The fertile ground between science fiction and social/environmental justice has long been an arena for speculation and exploration by academics, activists, and creative writers. From the academy to the field and beyond, the works of science fiction writers such as Octavia E. Butler, Ursula Le Guin and Margaret Atwood (among many, many others) have presented unique corollaries to the diverse worlds and experiences we encounter in political ecology and social/environmental justice research and activism. Our goal with this project is to create a space explicitly open to exploring such convergences, a space that is neither formally academic nor wholly creative fiction, but instead, in the true spirit of Ursula Le Guin’s The Dispossessed, seeks to tap the potential that exists in the liminal space between these otherwise isolated worlds of thought. We hope that such an endeavor will produce seeds for imagining that will go forward and populate unexpected places both far and near.

DSCF6015

Submission Criteria

There are no strict guidelines for submission in regards to content, format or length although we will maintain editorial oversight of submissions. While shorter pieces up to 2,500 words may be most suitable, we are happy to consider longer pieces, especially as they explore the creative possibilities of such a genre-melding forum. We are particularly interested in pieces that engage with the themes of:

  • Climate, social and environmental justice
  • Feminist and queer theory
  • Critical race studies
  • De-colonialism
  • Anti-capitalist politics (socialist, anarchist, etc.)
  • Post-capitalist ecologies

 

Examples of pieces that we would ideally consider include, but are not limited to:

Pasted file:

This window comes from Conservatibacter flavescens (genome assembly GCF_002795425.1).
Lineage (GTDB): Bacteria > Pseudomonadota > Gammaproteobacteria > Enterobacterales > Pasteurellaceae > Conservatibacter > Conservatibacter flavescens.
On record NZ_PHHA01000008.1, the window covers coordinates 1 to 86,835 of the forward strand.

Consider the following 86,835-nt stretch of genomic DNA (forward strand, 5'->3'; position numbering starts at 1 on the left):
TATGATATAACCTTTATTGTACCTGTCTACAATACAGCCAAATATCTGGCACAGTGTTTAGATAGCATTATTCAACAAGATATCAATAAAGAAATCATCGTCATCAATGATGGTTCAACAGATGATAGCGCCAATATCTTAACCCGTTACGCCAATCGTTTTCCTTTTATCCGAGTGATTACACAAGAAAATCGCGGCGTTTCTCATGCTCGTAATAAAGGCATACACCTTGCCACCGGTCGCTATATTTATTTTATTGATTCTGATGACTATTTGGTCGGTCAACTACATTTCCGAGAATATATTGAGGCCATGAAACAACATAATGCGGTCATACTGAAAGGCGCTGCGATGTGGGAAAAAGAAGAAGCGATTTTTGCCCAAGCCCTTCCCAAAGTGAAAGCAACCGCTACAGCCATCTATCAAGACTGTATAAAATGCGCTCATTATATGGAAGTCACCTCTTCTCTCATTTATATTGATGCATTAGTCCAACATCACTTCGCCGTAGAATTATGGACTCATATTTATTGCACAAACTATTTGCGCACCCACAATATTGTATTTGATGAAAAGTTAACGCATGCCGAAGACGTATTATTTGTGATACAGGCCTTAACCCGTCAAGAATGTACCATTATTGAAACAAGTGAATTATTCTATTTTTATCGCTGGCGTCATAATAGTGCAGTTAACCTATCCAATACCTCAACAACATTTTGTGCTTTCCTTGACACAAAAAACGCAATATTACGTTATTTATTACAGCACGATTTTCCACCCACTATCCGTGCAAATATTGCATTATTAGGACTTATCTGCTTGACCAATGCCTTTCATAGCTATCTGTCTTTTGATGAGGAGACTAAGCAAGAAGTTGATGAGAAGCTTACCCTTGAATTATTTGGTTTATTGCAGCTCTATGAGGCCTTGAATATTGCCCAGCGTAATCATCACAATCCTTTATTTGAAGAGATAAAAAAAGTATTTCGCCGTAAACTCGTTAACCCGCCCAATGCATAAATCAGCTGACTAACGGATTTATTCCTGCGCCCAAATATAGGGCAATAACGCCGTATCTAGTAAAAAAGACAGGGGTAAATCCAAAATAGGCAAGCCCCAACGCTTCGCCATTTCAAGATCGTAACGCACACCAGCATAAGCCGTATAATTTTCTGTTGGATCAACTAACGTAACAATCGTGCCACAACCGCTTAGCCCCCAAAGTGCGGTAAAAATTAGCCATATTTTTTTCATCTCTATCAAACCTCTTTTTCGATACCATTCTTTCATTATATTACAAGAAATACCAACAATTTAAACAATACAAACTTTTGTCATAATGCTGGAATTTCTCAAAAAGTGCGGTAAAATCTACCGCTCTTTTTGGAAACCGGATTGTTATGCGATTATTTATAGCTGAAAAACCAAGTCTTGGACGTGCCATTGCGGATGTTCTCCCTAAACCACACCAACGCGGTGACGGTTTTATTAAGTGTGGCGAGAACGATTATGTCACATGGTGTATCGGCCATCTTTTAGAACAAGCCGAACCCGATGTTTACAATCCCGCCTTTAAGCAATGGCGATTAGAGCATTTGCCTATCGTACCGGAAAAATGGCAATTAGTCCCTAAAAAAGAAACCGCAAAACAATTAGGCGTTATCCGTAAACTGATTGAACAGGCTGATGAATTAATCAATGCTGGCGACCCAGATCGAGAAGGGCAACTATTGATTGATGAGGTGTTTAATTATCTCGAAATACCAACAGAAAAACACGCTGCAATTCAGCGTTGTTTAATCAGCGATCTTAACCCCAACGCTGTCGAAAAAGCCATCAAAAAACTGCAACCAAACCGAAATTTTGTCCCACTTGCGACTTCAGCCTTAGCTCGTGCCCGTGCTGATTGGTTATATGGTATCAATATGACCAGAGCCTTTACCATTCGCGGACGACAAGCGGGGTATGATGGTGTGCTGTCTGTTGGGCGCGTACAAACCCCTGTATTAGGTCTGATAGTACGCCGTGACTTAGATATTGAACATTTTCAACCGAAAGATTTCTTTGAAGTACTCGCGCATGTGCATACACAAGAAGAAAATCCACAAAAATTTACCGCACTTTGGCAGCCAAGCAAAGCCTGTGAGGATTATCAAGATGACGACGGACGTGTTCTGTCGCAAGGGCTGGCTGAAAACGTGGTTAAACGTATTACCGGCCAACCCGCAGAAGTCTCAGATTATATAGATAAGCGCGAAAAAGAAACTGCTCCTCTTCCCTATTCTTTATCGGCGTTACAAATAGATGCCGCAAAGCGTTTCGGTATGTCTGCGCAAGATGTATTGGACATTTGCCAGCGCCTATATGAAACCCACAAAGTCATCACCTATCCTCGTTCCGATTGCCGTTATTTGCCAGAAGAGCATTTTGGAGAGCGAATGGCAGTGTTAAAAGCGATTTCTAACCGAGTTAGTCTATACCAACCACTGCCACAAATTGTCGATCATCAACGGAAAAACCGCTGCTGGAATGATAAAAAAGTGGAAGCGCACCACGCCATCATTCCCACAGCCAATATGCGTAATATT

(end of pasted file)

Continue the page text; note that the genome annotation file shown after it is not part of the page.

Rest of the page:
• Utopian dreams and/or dystopian nightmares: explorations of queer, feminist, decolonial, afro-futurist, anarchist, luxury communist, degrowth, and post-capitalist ecologies.
  • Conversations between science fiction and political ecology, social, environmental and climatic justice.
  • Critical analysis of academic and science fiction literature, either old or new.
  • Thought pieces blending science fiction and contemporary social, economic, and political struggles.
  • Fictional renderings of field experiences and/or relevant research topics.

 

While the short term aim of this project is to develop a space for cross-cutting collaboration and conversation, we are also hoping to create the possibility for publication opportunities beyond the blog. We regret that we cannot currently offer financial remuneration for submissions to this section, however, Uneven Earth does offer a writing grant for non-fiction pieces.

In order to submit a piece, please send us an email to ruins[at]unevenearth.org which includes:

  • A short paragraph about your idea/topics
  • A short paragraph about yourself and your motivation to publish with the blog

Deadline: Friday, September 22 (Autumn Equinox in the Northern Hemisphere)

Deadline: Friday, September 29

In an age of unprecedented climatic, social and political change, we believe that such a project is as important and urgent as ever. We feel compelled, as academics and activists and human beings, to not only critically reflect upon our shared human and ecological condition, but to dare to dream otherwise, to imagine things not only as they are, but to reimagine them as they could be. It is our hope that this blog will provide both space and motivation for doing just that.

 

Please feel free to contact us with any questions, thoughts, or ideas.

 

Much love and happy world building!

Claire, Aaron, Hannah, Dylan, Elliot, and Mario

Download the poster here.

DSCF7438